With electronics that are "User Serviceable" sometimes things come loose. That is what happened with my phone. The result of my own following this process is that it's working fairly normally for an 8 year old phone that goes through some serious abuse.
I was given a Samsung Galaxy S4 about 7 years ago. This cellphone was amazing, flexible
and still reasonably fast to this day. Thanks, Craig!
The original Operating System stopped being supported by Samsung almost immediately, and about 3 years or so, apps were not supporting the version of the OS that came with it. The solution was to unlock, root, and install LineageOS on it.
The short story here is that I have a 8 year old (2013) era cellphone with an operating system that is being actively supported and is a week old as of this day's writing.
It began developing problems when it hit the pavement on an inline skating accident.
It lost the ability to sense where my face was (Proximity Sensor), the USB port was disconnecting from my computer, and later the S4 was reporting that there was no SIM in the phone.
There is a simple test, and since the hardware is easy to diagnose, I have replaced all three pieces with new.
This phone is built like a desktop computer with cards that plug into sockets.
That test is to open the case of the phone, and re-seat each connector for the daughter cards onto the motherboard and see if that helps.
It may not, or it may completely solve the problem.
The connectors are easy to spot on the S4, and even on the S5 and earlier you may have luck following this procedure.
Your Mileage May Vary and the Standard Internet Warranty Applies:
Ramblingmoose.com takes no responsibility for any repairs that you may attempt or fail to complete. While I make my best effort to make sure that the information presented here is complete and accurate, it is at your own risk.
You can find the parts, if they are in stock, on Amazon and other locations. The phone itself is available on Ebay running about $20-50 a piece if you catch the right auction.
I personally may grab one, while it is an 8 year old phone, this thing purrs like a kitten.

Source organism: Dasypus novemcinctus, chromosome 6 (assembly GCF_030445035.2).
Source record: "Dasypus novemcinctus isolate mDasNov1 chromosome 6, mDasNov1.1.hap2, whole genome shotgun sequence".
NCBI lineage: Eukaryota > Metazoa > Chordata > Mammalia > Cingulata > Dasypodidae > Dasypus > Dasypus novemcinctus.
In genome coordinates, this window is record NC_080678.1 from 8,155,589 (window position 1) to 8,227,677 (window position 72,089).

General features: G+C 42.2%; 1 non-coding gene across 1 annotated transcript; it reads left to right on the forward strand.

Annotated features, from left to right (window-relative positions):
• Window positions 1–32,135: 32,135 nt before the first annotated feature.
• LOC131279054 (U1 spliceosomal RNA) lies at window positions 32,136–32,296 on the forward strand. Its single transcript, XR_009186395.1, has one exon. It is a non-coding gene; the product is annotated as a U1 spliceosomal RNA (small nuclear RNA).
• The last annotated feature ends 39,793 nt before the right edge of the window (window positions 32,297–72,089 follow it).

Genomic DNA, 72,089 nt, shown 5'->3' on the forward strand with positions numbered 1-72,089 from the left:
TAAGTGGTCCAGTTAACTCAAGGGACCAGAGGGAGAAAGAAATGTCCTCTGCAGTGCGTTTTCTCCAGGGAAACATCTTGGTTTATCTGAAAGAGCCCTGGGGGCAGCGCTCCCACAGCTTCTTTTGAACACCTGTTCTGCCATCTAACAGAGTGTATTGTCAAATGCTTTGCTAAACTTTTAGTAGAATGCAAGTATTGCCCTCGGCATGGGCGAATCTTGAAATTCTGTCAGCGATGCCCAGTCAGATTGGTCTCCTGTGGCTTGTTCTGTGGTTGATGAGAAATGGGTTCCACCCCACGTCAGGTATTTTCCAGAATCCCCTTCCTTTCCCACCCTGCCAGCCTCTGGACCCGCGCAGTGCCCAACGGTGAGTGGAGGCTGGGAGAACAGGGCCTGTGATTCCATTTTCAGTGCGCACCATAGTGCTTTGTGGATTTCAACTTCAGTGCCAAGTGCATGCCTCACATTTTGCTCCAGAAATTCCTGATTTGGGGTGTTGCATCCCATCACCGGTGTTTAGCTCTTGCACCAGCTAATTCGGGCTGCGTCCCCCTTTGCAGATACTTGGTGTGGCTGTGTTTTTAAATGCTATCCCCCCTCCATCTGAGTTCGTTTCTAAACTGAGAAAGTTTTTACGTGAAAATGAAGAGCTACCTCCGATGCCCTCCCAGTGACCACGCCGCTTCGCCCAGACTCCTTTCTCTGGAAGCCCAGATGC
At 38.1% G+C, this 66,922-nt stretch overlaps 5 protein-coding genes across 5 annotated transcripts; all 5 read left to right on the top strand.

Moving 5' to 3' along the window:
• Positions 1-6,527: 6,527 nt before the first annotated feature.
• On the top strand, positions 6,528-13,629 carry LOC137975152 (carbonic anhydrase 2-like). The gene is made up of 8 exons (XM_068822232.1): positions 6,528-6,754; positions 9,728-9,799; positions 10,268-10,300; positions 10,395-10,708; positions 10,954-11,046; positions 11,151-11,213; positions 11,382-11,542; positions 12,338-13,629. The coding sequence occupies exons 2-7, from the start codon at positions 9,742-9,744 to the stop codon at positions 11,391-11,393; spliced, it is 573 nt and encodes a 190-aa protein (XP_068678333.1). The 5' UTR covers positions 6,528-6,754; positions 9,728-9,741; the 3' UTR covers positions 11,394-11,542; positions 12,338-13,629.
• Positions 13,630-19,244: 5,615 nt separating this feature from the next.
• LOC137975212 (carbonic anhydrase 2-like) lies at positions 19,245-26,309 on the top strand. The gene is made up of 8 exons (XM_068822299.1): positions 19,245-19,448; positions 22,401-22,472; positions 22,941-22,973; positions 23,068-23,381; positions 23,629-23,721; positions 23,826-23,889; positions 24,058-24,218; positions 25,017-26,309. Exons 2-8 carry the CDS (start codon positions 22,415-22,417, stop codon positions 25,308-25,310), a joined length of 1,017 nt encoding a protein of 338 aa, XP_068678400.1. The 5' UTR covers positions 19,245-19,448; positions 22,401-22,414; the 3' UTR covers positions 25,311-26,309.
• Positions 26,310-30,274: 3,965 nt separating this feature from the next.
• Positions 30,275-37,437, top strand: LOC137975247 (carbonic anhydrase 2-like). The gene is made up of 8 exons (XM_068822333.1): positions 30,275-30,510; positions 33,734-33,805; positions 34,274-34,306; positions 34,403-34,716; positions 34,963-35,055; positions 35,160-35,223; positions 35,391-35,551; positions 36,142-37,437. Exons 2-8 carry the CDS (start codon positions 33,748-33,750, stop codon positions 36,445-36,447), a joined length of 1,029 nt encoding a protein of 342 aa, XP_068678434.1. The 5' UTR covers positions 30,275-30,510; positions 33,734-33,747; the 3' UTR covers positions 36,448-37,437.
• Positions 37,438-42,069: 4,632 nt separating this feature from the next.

The basic procedure is simple:
Power off the phone, perform a full shutdown.
Remove your phone from the case you put it in.
Pry the back off the phone and set it aside.
Remove the battery.
Remove the SIM.
Remove your Memory Chip.
(Remember when you could do all that and not have to have some so-called genius do that for you?)
Remove all nine screws from the back of the phone.
Separate the grey plastic speaker assembly and larger "mid frame" from the phone by separating them with a Spudger or a Guitar Pick. Do not use metal or a screwdriver, you will have a bad time as it can be too aggressive and may break some components.
Locate the grey rectangular connectors highlighted on the picture below and push GENTLY to reseat them in the sockets on the motherboard. (Remember, at your own risk? This is where you have to be careful.)
The numbers are as follows:
1 and 2 are the Proximity Sensor and Earspeaker not sure of order since it is a small board with the two components.
3 Honestly... not certain. Check to make sure it's seated.
4 SIM and Memory Chip
5 USB Connector
6 One end of the Antenna Wire
At this point if you test the phone and find that it is behaving well, reassemble the phone and go on your way.
If the camera is dead, that can be accessed by removing the two screws that hold down the motherboard and re-seating it from behind.
A Full Disassembly of that order is beyond the scope of this article.
To Remove the SIM and Memory Chip daughter board, use that Guitar Pick. Disconnect the SIM and Chip Reader board from the motherboard. Pry from the memory chip side, gently but firmly. Continue working your way toward your right where the SIM is. The usual procedure is to use a Heat Gun or Hairdryer to loosen the adhesive to make the socket assembly peel off the board easier, however mine was old enough that I could get the board off with some insistent pressure.
Once removed, connect the SIM and Chip daughter board at the socket on the motherboard, peel the blue tab off the back to expose the black sticky adhesive and carefully align the assembly on the board where the old one was. Press down to join the adhesive and board to the motherboard - remember that the adhesive is intended to go one way and if it is not set in the right place, you may have problems.